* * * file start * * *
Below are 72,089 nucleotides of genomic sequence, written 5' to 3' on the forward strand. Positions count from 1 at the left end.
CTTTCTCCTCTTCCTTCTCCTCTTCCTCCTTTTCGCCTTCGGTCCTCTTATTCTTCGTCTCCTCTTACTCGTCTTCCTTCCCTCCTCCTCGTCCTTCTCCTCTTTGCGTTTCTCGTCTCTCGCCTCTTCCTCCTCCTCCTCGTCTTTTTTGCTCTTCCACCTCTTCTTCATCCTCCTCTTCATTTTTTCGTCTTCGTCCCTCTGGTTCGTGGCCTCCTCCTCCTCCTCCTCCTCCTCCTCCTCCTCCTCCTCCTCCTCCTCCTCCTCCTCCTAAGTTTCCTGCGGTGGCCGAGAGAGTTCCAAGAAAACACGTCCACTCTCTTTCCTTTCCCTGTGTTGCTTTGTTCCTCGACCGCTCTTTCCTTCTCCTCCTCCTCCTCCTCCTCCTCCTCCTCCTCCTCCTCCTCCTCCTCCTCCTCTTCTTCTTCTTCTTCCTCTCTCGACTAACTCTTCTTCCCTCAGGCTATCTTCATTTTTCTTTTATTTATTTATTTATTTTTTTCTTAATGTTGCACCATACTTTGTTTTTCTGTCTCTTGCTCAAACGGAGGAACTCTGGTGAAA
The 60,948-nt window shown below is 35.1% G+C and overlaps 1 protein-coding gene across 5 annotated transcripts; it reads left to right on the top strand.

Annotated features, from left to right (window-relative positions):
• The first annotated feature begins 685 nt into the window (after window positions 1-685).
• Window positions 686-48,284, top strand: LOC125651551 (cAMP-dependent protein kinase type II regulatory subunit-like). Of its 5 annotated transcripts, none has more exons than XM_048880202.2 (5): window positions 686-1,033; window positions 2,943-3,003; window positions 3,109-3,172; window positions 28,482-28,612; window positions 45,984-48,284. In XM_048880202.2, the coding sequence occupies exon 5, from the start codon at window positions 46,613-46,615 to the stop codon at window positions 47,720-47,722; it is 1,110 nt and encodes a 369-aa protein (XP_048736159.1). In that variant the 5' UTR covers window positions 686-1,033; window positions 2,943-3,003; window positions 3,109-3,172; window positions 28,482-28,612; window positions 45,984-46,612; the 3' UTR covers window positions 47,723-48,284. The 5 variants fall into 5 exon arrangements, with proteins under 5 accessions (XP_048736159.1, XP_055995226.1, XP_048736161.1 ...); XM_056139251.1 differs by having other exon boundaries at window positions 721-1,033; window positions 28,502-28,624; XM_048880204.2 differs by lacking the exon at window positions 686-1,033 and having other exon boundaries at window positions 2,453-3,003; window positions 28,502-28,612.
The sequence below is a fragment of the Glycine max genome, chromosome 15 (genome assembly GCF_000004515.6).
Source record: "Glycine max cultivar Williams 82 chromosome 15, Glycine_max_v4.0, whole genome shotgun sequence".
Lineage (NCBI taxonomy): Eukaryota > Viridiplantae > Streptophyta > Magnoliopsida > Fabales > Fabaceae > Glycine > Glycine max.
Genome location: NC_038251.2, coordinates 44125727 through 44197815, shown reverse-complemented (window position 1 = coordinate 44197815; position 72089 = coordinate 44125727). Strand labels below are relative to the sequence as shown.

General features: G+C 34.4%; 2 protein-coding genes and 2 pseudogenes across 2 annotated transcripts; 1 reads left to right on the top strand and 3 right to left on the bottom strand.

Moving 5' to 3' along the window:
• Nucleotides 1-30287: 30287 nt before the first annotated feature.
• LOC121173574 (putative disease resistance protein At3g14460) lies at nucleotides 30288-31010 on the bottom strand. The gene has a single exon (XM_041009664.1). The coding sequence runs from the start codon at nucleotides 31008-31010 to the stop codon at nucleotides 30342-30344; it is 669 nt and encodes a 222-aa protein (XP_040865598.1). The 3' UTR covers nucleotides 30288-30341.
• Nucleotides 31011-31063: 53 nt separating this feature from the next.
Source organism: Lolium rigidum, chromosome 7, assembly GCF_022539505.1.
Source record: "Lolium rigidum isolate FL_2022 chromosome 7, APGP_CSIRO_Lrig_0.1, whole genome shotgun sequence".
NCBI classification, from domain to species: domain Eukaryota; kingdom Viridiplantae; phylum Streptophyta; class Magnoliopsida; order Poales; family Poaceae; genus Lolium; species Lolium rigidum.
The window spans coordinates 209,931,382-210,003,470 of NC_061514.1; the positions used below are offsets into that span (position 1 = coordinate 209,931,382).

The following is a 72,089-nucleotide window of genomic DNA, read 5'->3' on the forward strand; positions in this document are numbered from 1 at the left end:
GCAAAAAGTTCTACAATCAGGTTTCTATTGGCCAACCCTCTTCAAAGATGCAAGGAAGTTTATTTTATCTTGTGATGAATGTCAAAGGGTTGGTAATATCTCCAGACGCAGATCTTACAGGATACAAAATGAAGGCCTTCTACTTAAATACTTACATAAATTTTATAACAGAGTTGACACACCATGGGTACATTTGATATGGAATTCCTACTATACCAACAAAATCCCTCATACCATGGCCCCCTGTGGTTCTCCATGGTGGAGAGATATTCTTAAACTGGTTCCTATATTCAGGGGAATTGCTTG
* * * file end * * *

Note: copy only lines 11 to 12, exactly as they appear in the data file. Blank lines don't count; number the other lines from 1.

General features: G+C 34.4%; 2 protein-coding genes and 2 pseudogenes across 2 annotated transcripts; 1 reads left to right on the top strand and 3 right to left on the bottom strand.

Moving 5' to 3' along the window: